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Updated from 9:48 a.m. EST



surged as much as 8% Thursday morning after posting a strong third quarter and raising guidance for the full fiscal year.

Shares of Symantec recently gained $1.20, or 3.2%, to $39.05.

On Wednesday evening, Symantec reported a 31% climb in fiscal third-quarter results, surpassing earnings and revenue expectations once again on stronger-than-expected consumer sales. The Cupertino, Calif.-based security software company also said fourth-quarter results should beat current estimates.

But despite that strong showing, some analysts expressed disappointment with the company's sales to businesses.

Symantec's enterprise security business benefited from exchange rates, Piper Jaffray analyst Gene Munster said in a note Thursday. But he was surprised that enterprise security sales of $186.7 million fell short of his $202 million estimate.

Retail box sales combined with favorable exchange rates drove the upside in the consumer business, Munster said. He maintained his market perform rating on Symantec, reiterating concerns that the entry of giant



into the antivirus market will eventually weigh on Symantec shares. His firm hasn't done any banking with Symantec or Microsoft.

Symantec reported net income under generally accepted accounting principles of $111.5 million, or 32 cents a share in its third quarter, which ended Jan. 2. That compared to net income of $71.7 million, or 22 cents a share on a split-adjusted basis, in the same period a year earlier.

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Excluding charges, which some analysts argued have become part of Symantec's ongoing cost of doing business, Symantec said it earned pro forma net income of $119.7 million, or 34 cents a share, in the third quarter, compared to pro forma net income of $76.7 million, or 24 cents a share, a year earlier.

Revenue rose 31% to $493.9 million from $375.6 million a year earlier and up 15% sequentially from $428.7 million in the second quarter.

Wall Street estimates gathered by Thomson First Call forecast Symantec would earn pro forma net income of 29 cents a share on $460.2 million in revenue in the third quarter. The company's guidance called for presplit earnings of 52 cents a share on $440 million to $460 million in revenue in the third quarter.

Symantec, whose consumer business has helped the company consistently beat estimates, expects fiscal fourth-quarter revenue to range from $500 million and $520 million, with pro forma earnings at 32 cents a share and GAAP earnings at 30 cents a share, based on the midpoint of revenue guidance. Analysts' forecasts call for revenue of $471.6 million and pro forma earnings at 29 cents a share.

For the full fiscal year ending April 2, Symantec raised its guidance. The company said it expects revenue to be $1.82 billion, up from its prior forecast of $1.73 billion, with GAAP earnings up 8 cents from prior guidance to $1.03 a share and pro forma earnings up 9 cents to $1.14 a share. Analyst estimates call for revenue of $1.75 billion and pro forma earnings at $1.07 a share.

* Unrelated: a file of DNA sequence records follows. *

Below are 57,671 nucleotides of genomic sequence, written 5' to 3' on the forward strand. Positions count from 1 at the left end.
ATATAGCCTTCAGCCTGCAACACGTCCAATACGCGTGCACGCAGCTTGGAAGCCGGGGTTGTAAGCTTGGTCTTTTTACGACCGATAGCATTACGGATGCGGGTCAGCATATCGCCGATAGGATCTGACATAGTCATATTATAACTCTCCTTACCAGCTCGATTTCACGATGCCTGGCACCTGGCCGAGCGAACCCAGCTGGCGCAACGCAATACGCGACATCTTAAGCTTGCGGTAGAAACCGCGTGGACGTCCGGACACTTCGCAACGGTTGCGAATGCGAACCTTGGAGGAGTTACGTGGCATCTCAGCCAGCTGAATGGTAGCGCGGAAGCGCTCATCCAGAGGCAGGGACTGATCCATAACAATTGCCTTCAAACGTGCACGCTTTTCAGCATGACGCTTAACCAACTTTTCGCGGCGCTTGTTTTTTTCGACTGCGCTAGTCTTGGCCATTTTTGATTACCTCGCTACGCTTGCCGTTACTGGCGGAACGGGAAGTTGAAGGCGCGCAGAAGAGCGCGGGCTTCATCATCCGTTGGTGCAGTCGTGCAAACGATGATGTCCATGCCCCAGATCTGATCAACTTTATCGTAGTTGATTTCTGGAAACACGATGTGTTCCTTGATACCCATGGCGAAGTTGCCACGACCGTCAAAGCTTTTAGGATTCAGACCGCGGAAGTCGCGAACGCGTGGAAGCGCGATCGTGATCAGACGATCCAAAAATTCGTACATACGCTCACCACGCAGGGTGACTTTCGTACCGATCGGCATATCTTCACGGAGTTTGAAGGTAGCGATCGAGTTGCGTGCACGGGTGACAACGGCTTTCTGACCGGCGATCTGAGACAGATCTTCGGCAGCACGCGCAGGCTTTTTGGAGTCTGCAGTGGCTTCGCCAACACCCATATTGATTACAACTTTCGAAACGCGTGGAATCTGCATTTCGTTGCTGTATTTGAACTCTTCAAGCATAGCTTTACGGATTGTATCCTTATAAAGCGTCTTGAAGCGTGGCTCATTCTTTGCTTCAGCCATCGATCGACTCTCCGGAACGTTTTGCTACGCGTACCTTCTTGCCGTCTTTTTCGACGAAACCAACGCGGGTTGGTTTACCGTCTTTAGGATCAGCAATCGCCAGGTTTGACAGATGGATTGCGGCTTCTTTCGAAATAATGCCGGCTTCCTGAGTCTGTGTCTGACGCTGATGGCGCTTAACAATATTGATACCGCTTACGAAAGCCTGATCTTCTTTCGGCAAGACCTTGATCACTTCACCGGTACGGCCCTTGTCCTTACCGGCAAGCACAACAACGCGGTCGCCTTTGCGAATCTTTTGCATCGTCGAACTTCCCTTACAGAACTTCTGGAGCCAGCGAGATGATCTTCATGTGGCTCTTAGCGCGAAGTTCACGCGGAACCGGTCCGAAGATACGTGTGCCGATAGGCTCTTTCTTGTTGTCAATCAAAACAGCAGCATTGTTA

Symantec also offered guidance for fiscal 2005, which includes its ON Technology acquisition scheduled to close in February. Revenue will range from $2.15 billion to $2.20 billion, GAAP earnings will be $1.21 a share and pro forma earnings will be $1.31, at the midpoint of the revenue range. Analysts' estimates call for EPS of $1.20 on revenue of $2 billion.

"It looks like they blew out across the board. Everything was pretty impressive," said Janney Montgomery Scott analyst Joel Fishbein, who has a buy rating on Symantec. "It was not just consumer." (His firm hasn't banked with Symantec.)

However, in a note Thursday, Fishbein joined Munster in acknowledging that enterprise security business sales grew below his estimate, which was sitting at $196 million.

Still, Symantec's enterprise security business did grow 17% year-over-year and represented 38% of total revenue. Its consumer business sales soared a whopping 55% from a year ago to represent 49% of total revenue.

The key concern with enterprise security sales is a deceleration in year-over-year growth to 17% from 25% in the previous quarter, noted Legg Mason analyst Todd Weller. "Overall, Symantec's enterprise security performance was disappointing, but we believe that the hiring of a new head of sales could help to improve the situation," Weller wrote in a note Thursday. Still, he reiterated his buy rating on Symantec, saying it's the best positioned company in the security space. (His firm hasn't done any banking business with Symantec.)

In the past, Symantec management has cautioned that the growth in consumer numbers in particular will taper off, though quarter after quarter that fails to happen -- much to the glee of investors.

With commanding market share in the consumer market and ongoing concerns about security, Symantec is likely to continue to benefit at least for the short term, said Lehman Brothers analyst Israel Hernandez, who has an overweight rating on Symantec.

"They are not going to be able to grow at the rates they have been growing forever, clearly," Hernandez said. But "it's sustainable over the near term." (His firm has not done banking business with Symantec.)